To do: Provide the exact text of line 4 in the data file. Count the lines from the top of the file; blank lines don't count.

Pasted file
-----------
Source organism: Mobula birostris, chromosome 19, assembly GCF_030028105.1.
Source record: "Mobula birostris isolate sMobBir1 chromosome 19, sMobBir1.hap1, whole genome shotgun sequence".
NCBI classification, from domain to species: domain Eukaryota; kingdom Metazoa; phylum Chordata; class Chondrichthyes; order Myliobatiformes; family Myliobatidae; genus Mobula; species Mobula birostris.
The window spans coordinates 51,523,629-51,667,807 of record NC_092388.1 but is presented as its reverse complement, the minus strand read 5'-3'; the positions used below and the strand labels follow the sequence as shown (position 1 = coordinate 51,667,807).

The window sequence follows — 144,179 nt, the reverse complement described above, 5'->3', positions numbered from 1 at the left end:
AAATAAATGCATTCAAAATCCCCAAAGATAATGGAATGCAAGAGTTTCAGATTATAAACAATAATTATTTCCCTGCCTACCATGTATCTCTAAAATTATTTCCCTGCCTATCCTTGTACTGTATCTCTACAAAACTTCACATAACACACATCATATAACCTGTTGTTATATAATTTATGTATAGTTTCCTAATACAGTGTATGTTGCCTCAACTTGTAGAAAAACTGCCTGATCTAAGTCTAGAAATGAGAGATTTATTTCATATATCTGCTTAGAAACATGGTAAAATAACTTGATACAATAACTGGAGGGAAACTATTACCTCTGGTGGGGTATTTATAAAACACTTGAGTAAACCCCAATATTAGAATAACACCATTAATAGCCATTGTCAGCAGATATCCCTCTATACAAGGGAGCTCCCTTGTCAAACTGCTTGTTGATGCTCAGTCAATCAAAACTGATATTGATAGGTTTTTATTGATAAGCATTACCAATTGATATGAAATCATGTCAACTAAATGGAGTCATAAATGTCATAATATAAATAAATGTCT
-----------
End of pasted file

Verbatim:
The window spans coordinates 51,523,629-51,667,807 of record NC_092388.1 but is presented as its reverse complement, the minus strand read 5'-3'; the positions used below and the strand labels follow the sequence as shown (position 1 = coordinate 51,667,807).